Stop the world, I
want to get off! -
Dr. Nick Hall
When we think of what
affects our emotional well-being, the first concept that probably
comes to mind is stress. Stress is a very complex subject. The word
itself is one of the most misused in the English language, both in
every day life and the medical field. Its correctly used as a
noun, a verb, and an adjective. But of all of its uses, its accepted
definition in society is also its most inaccurate.
stress has come to carry a solely negative connotation,
yet it is important to realize that stress is an intrinsic component
of good health. Stress is actually the stimulus that enables growth
and development to occur. Consider this: inhalation, the act of
expanding the lungs, is a stressor. This act of stress upon the lungs
is then balanced by the recovery of exhalation. Now, if you breathe
in and hold that breath, your body soon screams for its natural
balance to be restored. It is not stress itself that is the culprit.
Its the lack of recovery from the stressors bombarding us which
create havoc in our emotional and physical well-being. But through
your ability to use and manipulate your emotions, you can take
control of your physical and mental well-being.
Stress does create
physiological changes, many of which are actually triggered by
emotional reactions to the stressor. Stress is something to actively
seek out, because as long as its balanced by an equal amount of
recovery, your body and emotions are trained to withstand the stress
without experiencing injury.
This probably sounds
contradictory to what weve come to believe, since we are
constantly told that stress should be avoided at all costs or at
least reduced as much as is humanly possible. But this is absolutely
wrong. Just think of what happens to a broken leg - its encased
in a cast to protect it from all stress. Yes, this allows the bone to
heal, but what happens to the immobilized muscles during that healing
process? Exposed to no movement - no stress - they lose resiliency
and, after the cast is removed, require progressive retraining
through physical therapy before they can withstand even normal use.
If you were to eliminate all stress from your existence, you would
soon lose all emotional states - there would be no joy, no anguish,
no exuberance, no grief. Technically, if all stress were eliminated,
you would not even inhale and exhale. What would you be? Dead.
What we must realize is
that it is not stress itself which causes our problems - it is the
inappropriate responses to the stressors which ultimately lead to
harm. By training ourselves to recognize imbalance between stress and
recovery, we grasp the ability to recognize the imbalance created in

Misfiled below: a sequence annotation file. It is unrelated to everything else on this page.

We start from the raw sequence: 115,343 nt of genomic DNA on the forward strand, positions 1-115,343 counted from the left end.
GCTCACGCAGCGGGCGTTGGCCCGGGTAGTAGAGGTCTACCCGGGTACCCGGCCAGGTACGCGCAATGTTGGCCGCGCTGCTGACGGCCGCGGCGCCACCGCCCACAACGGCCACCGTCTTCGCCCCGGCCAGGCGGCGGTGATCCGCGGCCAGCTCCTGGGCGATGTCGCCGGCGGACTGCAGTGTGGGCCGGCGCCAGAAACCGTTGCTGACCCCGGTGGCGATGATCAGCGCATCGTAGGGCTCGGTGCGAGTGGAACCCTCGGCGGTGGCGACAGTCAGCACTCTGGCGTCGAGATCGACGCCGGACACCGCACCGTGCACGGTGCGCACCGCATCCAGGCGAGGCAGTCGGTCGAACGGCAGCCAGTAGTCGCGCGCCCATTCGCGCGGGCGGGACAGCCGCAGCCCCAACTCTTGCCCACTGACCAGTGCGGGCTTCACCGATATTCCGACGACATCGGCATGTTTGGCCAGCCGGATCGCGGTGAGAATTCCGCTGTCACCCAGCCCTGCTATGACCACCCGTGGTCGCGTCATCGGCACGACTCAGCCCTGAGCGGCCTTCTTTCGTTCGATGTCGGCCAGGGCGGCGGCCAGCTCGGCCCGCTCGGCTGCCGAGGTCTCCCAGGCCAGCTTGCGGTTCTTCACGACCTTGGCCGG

our emotional and physical states. And through the use of emotion, we
literally can alter our bodys physical response to the
stressors we encounter.
While everybody manifests
a stress response, it may vary from one individual to another. When
confronted with a major stressor, some people may experience a rapid
increase in heart rate. In others, the stomach feels as though it is
twisted in knots, with a major impact on the gastrointestinal system.
Yet others might experience tension headaches, caused by muscle
tension. Although all of these symptoms have an actual tendency to
occur, different individuals may have a predominance of one type of
symptom or another. And it is noteworthy that the form of response
will manifest in other types of situations as well.
There are different forms
of stress - in particular, acute versus chronic. Acute stress is what
happens within you when youre suddenly cut off on the highway
by a huge truck or when you climb aboard a roller-coaster for the
first time. Your mental resources and physical body are actually very
adept at dealing with this short-lived type of stress. What the mind
and body are not equipped to handle is chronic stress. Thats
because the response to stressors results in a switch from
unessential building processes to the process of breaking things down.
Chemicals are produced
within your body during the stress period as a response which enables
the conversion of energy into a useable form. One of the chemicals
involved in this process is cortisol, and one of its main missions is
to fuel the fight or flight response. This provides you
with the energy needed to get yourself out of a mess. But if the
stress is chronic - if you cannot remove yourself from the stressful
situation - the continual release of cortisol begins to take a severe
toll on the immune, cardiovascular and gastrointestinal systems.
Mental health may also
suffer and, because it takes energy to mobilize resources within your
body during the stress response period, lethargy may set in when
those sources of energy become depleted.